This cross-sectional study is, to the best of our knowledge, the first to examine the association in human population samples between MSG intake and overweight. A positive relation prevailed with control for physical activity, total energy intake, and other possible confounders. Although animal studies have indicated for decades that MSG intake may cause overweight or obesity, data on the human species have been lacking, possibly because MSG is widely used in commercially processed foods, hence it is difficult to measure intake, particularly in developed countries. INTERMAP Chinese participants were from rural areas in China. In 1997 when the population-based INTERMAP field surveys were done, most foods eaten by Chinese participants were prepared in their households (by themselves or by their spouses). Thus, they lent themselves particularly to the investigation of MSG intake in relation to overweight/obesity.
These positive associations between MSG intake and overweight are generally consistent with data from animal studies. In 1969, it was first reported that weight gain in 4 months was significantly greater in both male and female mice with large-dose MSG-administration immediately post-birth compared to controls, even though the controls had slightly larger food consumption.5
Hypothalamic lesions were found in the MSG-treated animals. The investigator suggested that a regulatory mechanism affecting fat metabolism in the mouse, other than appetite disturbance, should be considered as linking MSG intake with obesity. Recently, the MSG-obesity hypothesis has been re-formulated, i.e., chronic MSG intake may intoxicate arcuate nucleus neurons and disrupt the hypothalamic signaling cascade of leptin action, causing leptin resistance related to overweight/obesity.9, 10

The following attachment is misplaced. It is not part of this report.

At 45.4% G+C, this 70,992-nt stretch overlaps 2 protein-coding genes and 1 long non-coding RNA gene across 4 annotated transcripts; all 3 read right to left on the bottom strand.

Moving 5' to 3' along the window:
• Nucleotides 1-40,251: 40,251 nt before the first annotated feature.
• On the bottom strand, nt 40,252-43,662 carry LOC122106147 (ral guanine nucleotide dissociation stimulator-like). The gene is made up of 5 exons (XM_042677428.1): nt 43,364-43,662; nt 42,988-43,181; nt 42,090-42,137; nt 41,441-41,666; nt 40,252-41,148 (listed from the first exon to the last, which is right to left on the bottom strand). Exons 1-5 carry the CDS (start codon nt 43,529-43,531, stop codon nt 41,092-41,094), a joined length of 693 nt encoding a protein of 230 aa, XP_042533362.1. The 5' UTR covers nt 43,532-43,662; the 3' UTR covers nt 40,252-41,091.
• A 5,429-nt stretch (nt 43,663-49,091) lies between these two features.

MSG ingestion as a cause of hypothalamic damage has been debated for decades. Some animal studies suggest that injection of MSG may induce neuronal necrosis in several brain regions including the hypothalamus.5, 20–25
Since destruction of hypothalamic neurons in animals results in a complex neuroendocrine deficiency syndrome, concern has arisen that ingestion of MSG by humans may contribute to occurrence of neuroendocrinopathies.26, 27
Most of the evidence on hypothalamic lesions and appetite regulation was provided from laboratory animals that were injected with MSG at neonatal age. While the deleterious effects of MSG injection on hypothalamic neuronal circuitries have been well documented, limited studies have been published on the effects of orally administered MSG.12, 28
Some researchers are unconvinced that oral MSG affects appetite regulation.29
Further studies are clearly needed. Nevertheless, the findings from our study support the judgment against MSG supplementation of human nutrition.
In addition, studies have indicated an important role for leptin in regulating food intake and energy balance.30, 31
Leptin receptor mRNA is present in the hypothalamus, postulated as a potential site of action for leptin.32
Leptin production is increased in animal models of obesity associated with experimentally induced hypothalamic damage, including the MSG-treated model.33
One study found that leptin suppressed body weight gain in controls but did not suppress weight gain in MSG-treated rats.6
This finding suggests that destruction of neurons in the hypothalamus by MSG can attenuate the actions of leptin. Another study reported that leptin significantly inhibited food intake and caused weight loss in control rats whereas MSG-treated rats were unresponsive to leptin treatment.7
The authors suggested that the hypothalamic arcuate nucleus is essential for mediating the anorectic effects of leptin influencing energy balance. Human hypothalamic obesity has been reported in humans due to hypothalamic damage from tumour, 34, 35
as well as in animals after neonatal administration of MSG.5, 36
A recent study reported that MSG maintains its toxicity in animals when administered orally, and that MSG at concentrations only slightly surpassing those found in everyday human food has potential for damaging hypothalamic regulation of appetite.12